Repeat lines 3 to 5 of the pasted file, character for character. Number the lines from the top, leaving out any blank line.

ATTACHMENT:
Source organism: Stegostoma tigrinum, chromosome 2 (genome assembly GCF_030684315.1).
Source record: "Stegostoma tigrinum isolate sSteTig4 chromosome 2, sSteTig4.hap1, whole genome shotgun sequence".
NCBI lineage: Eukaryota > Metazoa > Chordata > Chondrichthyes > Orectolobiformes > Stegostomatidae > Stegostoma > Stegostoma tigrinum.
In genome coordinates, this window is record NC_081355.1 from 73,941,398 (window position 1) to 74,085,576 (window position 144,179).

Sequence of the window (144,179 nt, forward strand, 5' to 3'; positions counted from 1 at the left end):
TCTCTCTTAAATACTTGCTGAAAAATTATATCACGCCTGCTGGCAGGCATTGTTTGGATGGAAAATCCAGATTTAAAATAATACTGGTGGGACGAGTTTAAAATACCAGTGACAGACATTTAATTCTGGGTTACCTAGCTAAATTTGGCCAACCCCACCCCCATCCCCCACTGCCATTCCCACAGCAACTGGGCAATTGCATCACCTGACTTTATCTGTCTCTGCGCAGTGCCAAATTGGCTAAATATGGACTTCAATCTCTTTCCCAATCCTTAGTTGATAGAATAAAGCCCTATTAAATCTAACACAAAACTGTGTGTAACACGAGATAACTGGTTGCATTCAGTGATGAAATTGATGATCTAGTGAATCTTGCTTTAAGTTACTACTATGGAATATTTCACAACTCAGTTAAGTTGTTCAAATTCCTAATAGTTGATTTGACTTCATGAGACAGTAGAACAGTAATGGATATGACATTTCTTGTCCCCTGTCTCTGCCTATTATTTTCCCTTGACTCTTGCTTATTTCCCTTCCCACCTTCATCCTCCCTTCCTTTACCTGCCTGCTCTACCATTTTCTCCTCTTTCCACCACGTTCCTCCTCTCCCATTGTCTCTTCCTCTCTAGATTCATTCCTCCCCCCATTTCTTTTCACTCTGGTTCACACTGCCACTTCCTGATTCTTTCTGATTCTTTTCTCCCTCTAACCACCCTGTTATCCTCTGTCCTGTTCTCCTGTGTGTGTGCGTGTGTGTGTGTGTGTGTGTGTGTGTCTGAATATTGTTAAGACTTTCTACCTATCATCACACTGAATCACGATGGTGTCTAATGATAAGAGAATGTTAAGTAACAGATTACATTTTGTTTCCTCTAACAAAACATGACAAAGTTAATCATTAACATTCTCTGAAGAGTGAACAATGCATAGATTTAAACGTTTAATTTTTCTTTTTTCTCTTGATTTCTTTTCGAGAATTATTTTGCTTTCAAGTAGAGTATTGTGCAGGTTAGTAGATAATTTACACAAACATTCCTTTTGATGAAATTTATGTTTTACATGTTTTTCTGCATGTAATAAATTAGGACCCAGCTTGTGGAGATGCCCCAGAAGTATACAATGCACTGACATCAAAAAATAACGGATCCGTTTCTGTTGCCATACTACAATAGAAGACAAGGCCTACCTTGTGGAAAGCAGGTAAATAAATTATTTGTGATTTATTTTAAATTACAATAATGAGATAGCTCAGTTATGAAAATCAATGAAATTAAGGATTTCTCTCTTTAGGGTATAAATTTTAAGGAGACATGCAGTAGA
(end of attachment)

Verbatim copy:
NCBI lineage: Eukaryota > Metazoa > Chordata > Chondrichthyes > Orectolobiformes > Stegostomatidae > Stegostoma > Stegostoma tigrinum.
In genome coordinates, this window is record NC_081355.1 from 73,941,398 (window position 1) to 74,085,576 (window position 144,179).

Sequence of the window (144,179 nt, forward strand, 5' to 3'; positions counted from 1 at the left end):